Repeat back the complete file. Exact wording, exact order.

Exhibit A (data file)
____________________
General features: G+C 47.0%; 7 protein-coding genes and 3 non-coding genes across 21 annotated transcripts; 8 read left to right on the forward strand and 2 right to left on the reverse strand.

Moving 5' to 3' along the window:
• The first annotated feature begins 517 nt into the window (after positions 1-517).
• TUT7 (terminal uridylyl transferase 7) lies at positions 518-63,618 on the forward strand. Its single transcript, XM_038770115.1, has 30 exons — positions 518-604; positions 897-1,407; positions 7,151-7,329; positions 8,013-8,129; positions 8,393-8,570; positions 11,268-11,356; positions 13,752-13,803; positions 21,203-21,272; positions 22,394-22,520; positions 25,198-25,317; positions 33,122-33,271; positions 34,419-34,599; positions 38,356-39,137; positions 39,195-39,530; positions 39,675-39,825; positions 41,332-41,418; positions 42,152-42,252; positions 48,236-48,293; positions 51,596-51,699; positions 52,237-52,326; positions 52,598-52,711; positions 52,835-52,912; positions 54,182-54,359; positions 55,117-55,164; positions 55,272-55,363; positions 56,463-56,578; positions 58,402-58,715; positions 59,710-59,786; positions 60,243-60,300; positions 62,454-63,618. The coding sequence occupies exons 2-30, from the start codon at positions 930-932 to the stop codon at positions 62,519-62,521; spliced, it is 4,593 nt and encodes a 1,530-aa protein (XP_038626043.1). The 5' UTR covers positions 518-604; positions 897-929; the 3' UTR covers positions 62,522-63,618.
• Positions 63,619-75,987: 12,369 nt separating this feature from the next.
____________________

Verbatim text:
General features: G+C 47.0%; 7 protein-coding genes and 3 non-coding genes across 21 annotated transcripts; 8 read left to right on the forward strand and 2 right to left on the reverse strand.

Moving 5' to 3' along the window:
• The first annotated feature begins 517 nt into the window (after positions 1-517).
• TUT7 (terminal uridylyl transferase 7) lies at positions 518-63,618 on the forward strand. Its single transcript, XM_038770115.1, has 30 exons — positions 518-604; positions 897-1,407; positions 7,151-7,329; positions 8,013-8,129; positions 8,393-8,570; positions 11,268-11,356; positions 13,752-13,803; positions 21,203-21,272; positions 22,394-22,520; positions 25,198-25,317; positions 33,122-33,271; positions 34,419-34,599; positions 38,356-39,137; positions 39,195-39,530; positions 39,675-39,825; positions 41,332-41,418; positions 42,152-42,252; positions 48,236-48,293; positions 51,596-51,699; positions 52,237-52,326; positions 52,598-52,711; positions 52,835-52,912; positions 54,182-54,359; positions 55,117-55,164; positions 55,272-55,363; positions 56,463-56,578; positions 58,402-58,715; positions 59,710-59,786; positions 60,243-60,300; positions 62,454-63,618. The coding sequence occupies exons 2-30, from the start codon at positions 930-932 to the stop codon at positions 62,519-62,521; spliced, it is 4,593 nt and encodes a 1,530-aa protein (XP_038626043.1). The 5' UTR covers positions 518-604; positions 897-929; the 3' UTR covers positions 62,522-63,618.
• Positions 63,619-75,987: 12,369 nt separating this feature from the next.